Nasir Shaikh, CEO, Lexicon Group of Institutes & MultiFit

Nasir Shaikh brings experience, compassion and leadership together, to create a better learning and growing experience, for himself and others. Before taking on as the CEO, The Lexicon Group of Institutes (2020), Mr. Shaikh was a name to reckon with in the hospitality industry where he received many accolades and recognitions. He has won Debbie Marriott Harrison Take Care Award of Excellence 2017, Asia Pacific Take Care Award 2019 – Marriott International, BW Hotelier- General Manager (2017) and Best Business Council of the World – Marriott International 2019 amongst many others.

 

There are events and there are ‘life events’ – Covid-19 has been that life event for students, where in close to two years of their lives have had a dramatic change. These two years have shown the adult world the agility and adaptability of younger minds. Prior to March 2020 the only learning form they knew was in physical presence of their teachers. Between 2020-2022, they have experienced various modes of learning i.e., Virtual Classrooms, Hybrid Classrooms and Physical Classrooms and to each the response has been overwhelmingly positive.

Through this article we will try to briefly address what I feel has transpired through the minds of students from both personal interactions and referencing studies about the topic. Here we will look at two aspects of FOMO – 1) related to the absence of physical classes for a duration of 12 to 18 months and 2) the want to do more.

Across the country schools have reported less than 50% students or their parents opting to attend classes in person. Whilst the teachers and faculty have been positively reinforcing the need to come back, across age groups the students (in some cases, because of the parents) there has been a resistance. Reasons range from the comfort zone that has developed, the ability to multi-task, fear or simply the lack of intent. Interestingly the age group that has been vaccinated has shown the lesser intent on immediate return to classes and in person exams vs. the age group of 4 years to 12 years where the response is more forthcoming. What I am getting at is that I do not think there was a high percentage of FOMO in respect to learning and education at large by the students due to the pandemic. Many feel that they have even got more due to the pandemic due to the accessibility to faculty and trainers from across the globe. Saying that there would be a percentage of students who would have experienced the fear of missing out and from the perspective of Leaders in Education, I think the key was connections, staying connected and the faculty at large should be given credit for what they were able to achieve considering all the stress that surrounded them in the personal zones. The faculty and teachers are the unheralded ‘Covid Heroes’ who through their sheer passion to make a difference have defined and saved the future of the world.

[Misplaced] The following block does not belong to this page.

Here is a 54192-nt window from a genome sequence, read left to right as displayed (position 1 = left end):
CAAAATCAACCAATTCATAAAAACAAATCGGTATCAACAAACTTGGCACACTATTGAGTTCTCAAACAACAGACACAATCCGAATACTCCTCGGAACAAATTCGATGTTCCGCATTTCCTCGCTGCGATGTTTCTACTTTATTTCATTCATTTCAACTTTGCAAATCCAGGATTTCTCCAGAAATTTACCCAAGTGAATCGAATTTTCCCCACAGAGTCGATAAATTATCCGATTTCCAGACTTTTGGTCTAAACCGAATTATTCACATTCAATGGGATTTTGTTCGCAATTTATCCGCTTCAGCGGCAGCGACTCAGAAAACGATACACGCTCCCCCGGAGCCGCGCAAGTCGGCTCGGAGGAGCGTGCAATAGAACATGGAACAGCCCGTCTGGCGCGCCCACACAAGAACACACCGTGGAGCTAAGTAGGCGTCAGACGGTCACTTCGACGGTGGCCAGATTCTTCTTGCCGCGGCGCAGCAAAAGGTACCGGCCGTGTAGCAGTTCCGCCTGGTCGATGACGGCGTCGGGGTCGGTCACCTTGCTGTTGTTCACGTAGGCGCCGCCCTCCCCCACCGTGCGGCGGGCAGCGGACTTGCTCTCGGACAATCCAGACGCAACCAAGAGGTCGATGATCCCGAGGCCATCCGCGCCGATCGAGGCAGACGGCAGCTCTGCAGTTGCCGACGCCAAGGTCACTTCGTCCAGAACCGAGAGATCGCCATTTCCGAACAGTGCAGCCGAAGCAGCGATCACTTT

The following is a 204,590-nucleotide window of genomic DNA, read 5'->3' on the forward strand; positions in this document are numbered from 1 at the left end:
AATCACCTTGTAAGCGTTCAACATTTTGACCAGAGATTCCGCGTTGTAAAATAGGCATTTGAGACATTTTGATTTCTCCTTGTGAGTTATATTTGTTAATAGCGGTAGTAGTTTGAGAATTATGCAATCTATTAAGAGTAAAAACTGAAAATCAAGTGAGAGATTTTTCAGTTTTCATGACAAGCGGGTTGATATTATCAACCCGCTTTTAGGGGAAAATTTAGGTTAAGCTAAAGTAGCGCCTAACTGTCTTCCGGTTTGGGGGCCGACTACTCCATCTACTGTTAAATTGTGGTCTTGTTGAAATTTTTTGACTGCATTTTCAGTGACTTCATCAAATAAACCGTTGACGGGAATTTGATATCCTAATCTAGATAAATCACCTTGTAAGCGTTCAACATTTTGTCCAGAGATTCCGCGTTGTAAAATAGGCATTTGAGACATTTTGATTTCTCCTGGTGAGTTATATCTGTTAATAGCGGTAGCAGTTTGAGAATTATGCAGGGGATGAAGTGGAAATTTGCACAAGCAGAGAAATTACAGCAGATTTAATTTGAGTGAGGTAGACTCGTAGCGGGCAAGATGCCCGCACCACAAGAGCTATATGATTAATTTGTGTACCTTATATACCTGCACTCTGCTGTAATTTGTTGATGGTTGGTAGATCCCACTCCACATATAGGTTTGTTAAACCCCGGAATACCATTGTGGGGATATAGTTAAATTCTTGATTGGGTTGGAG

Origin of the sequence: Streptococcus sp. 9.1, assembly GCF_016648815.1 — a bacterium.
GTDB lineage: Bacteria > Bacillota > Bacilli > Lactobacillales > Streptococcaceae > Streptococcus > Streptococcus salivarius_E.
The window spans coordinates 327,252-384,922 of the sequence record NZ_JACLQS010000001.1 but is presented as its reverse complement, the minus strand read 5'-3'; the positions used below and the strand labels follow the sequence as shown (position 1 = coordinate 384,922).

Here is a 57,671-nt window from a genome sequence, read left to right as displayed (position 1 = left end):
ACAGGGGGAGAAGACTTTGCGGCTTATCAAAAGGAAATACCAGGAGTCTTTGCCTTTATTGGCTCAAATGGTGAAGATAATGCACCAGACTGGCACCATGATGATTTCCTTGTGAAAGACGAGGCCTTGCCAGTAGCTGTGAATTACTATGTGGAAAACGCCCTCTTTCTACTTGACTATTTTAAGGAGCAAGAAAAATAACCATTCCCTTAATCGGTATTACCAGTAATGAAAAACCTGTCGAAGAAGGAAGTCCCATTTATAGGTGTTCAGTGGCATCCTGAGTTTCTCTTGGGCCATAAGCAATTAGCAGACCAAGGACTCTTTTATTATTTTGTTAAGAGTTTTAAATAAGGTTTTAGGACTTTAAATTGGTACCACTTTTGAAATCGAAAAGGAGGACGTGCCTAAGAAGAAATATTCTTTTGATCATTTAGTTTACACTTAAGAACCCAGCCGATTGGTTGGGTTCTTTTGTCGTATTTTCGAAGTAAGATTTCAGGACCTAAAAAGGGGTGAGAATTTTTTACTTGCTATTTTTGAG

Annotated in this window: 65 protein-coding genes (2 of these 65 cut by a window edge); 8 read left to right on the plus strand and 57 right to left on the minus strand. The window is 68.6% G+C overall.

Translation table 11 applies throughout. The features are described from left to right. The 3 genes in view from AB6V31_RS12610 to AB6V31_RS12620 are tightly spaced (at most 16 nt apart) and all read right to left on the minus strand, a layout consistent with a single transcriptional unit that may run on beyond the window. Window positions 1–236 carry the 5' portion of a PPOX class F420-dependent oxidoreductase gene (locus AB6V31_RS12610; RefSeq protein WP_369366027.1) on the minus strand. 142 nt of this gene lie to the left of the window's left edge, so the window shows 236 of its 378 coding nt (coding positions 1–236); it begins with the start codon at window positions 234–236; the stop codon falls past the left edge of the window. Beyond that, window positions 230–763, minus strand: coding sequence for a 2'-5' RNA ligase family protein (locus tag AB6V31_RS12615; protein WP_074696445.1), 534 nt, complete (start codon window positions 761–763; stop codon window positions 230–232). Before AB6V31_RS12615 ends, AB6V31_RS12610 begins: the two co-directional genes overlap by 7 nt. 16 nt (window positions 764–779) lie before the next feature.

Let’s now look at the side where there is the want to do more and abundance of choice that is available to the students of today and their awareness around it. As a student, from time to time one may find the opportunities available to explore overwhelming. The choice available today is vast and may cause more confusion and lead to FOMO because you may find a fellow student doing something that seems very interesting from the outside and there is a want to do it.